The Ascendant 01: The House of Styx

Life can exist anywhere. And anywhere there is life, there is home.

In the swirling clouds of Venus, the families of la colonie live on floating plant-like trawlers, salvaging what they can in the fierce acid rain and crackling storms. Outside is dangerous, but humankind’s hold on the planet is fragile and they spend most of their days simply surviving.

But Venus carries its own secrets, too. In the depths, there is a wind that shouldn’t exist.

And the House of Styx wants to harness it.

Goodreads, synopsis

Rating: 3.5 out of 5.

The House of Styx Book Review

The House of Styx is the first books in the Venus Ascendant series by Derek Kunsken.

If you follow my reviews on Goodreads, or on our blog, you will know I read a lot of epic fantasy. However, I have been wanting to read more Sci-fi, which I have been hunting on NetGalley. After reading the synopsis on The House of Styx, though short, I was very interested. The cover also attracted me; it looks like a giant explosion, which after reading the book you realise is a representation of the Venusian atmosphere… a horrible place to live!

The House of Styx follows the D’Aquillon family, who are viewed as rebels. They refused to abort their child, who was to be born with Down Syndrome, though they were told he would not be entitled to medical care or rations. The family made the decision that none of them would receive rations or medical care and moved lower into the Venusian atmosphere: a tough life where they had to be self-sufficient. The mother, eldest daughter (Chloe) and her husband have all died, leaving the father, four children and a nephew.

The father is stubborn and rules by force of will. The three other POVs in the book are three of his children: Emile, who is an alcoholic, drug user and hasn’t spoken to his father for several years; Marthe, who holds the families vote in the assembly and is their political voice; and Pascal, a sixteen year old self-taught engineer.

The world Kunsken has created is imaginative and bold. Venus is a planed the larger nations and banks ignored. Subsequently, people from Quebec colonised the Venusian atmosphere, living at different altitudes (on habitats and trawlers), where the conditions vary wildly. The colony separated from Quebec, something Quebec was more than happy to allow, and they were now in debt to a bank, which influences the colony’s politics.

The decision of la colonie to separate from Québec had come a bit suddenly for everyone, including the séparatistes. A scorned Québec had been happy to cut its losses on the expensive colonie.”

The House of Styx starts off at a rapid pace with two of the family fighting to save a trawler. We are then introduced to the family members still living in the lower atmosphere, fighting for their survival. It is here where we begin to learn about the Venusian atmosphere and how people live there… it is horrid, was my thought! A very difficult life with many challenges.

After this we are introduced to the other POVs that the story focusses on and I felt the book became a little too slow for too long. The world Kunsken has created is interesting: the politics, how people live, communicate, and get around, but something felt slow to me.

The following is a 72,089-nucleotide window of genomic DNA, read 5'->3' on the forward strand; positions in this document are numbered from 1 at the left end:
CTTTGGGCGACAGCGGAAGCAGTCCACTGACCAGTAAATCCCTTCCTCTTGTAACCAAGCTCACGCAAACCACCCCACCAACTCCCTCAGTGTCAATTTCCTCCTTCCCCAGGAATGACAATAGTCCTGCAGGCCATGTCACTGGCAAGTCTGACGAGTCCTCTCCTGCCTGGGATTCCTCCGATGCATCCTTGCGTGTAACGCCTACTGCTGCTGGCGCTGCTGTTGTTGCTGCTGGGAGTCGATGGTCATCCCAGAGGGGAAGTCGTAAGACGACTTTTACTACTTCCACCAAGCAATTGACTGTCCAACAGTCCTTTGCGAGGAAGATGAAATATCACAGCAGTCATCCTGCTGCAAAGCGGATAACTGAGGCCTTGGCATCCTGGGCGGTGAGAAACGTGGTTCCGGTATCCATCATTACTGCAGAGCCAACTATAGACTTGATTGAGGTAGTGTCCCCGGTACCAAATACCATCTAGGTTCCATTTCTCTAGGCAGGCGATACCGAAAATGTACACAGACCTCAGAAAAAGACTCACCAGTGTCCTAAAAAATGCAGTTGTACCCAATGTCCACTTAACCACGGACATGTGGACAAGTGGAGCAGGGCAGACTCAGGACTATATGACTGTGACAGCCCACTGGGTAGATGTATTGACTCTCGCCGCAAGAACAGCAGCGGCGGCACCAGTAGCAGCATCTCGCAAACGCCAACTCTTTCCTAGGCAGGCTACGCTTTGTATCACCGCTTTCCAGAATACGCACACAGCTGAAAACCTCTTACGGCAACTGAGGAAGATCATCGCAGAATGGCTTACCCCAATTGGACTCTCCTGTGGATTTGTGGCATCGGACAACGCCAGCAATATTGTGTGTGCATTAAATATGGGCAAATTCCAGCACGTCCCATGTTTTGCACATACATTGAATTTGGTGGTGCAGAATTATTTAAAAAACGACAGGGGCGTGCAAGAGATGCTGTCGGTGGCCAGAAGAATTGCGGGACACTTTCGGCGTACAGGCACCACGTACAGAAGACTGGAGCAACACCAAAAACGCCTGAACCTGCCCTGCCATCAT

I didn’t enjoy Emile’s story arc much. I felt it was too bland and predictable. The typical outcast of the family who has fallen out with his father, blames the world for things, so he drinks and does drugs. But he didn’t do anything exciting, or bold, or unexpected. It felt like a missed opportunity.

At around 20% of the book, if it wasn’t an ARC I probably would have put the book down and read something else. Not to never finish it, but just to take a little break, because I was still interested in what happens. I stuck with it and around about a third of the way through the book the story pace picked up again. Pascal and his father visited the surface of Venus and found something very interesting. A couple of extra characters also came into the story which expanded its scope and added depth both to the story and Pascal’s character.

When I put the book down around the 50% mark, later that day I was cooking and the story popped into my head, imaging what came next. This happens all the time to me, but it was the first time with The House of Styx. I was much more interested at this point.

The depth of some characters really begins to build, as do the politics, and the job they are planning, which is where The House of Styx (family) is born. We see the real Pascal, which I won’t spoil; Marthe really becomes a leader and is a character I really like; their father is challenged in his way of thinking and stubbornness, and the additional characters add a breath of fresh air. Emile’s story still didn’t do much for me, though he evolves in his thinking and behaviour around the 75% mark. He becomes a part of the story, rather than a side story arc.

What the family found on Venus and what they are planning is something which could become an epic storyline. I’ll definitely be keeping an eye out for book 2. I’m interested to see when Kunsken takes this story and what the future holds for The House of Styx.

They all tested themselves against Venus, each according to their gifts, all in the process of becoming something else, something better. They might die. They each had lost loved ones to the clouds. And although Venus would resist them, although Venus herself did not know she was beautiful, they would show her.

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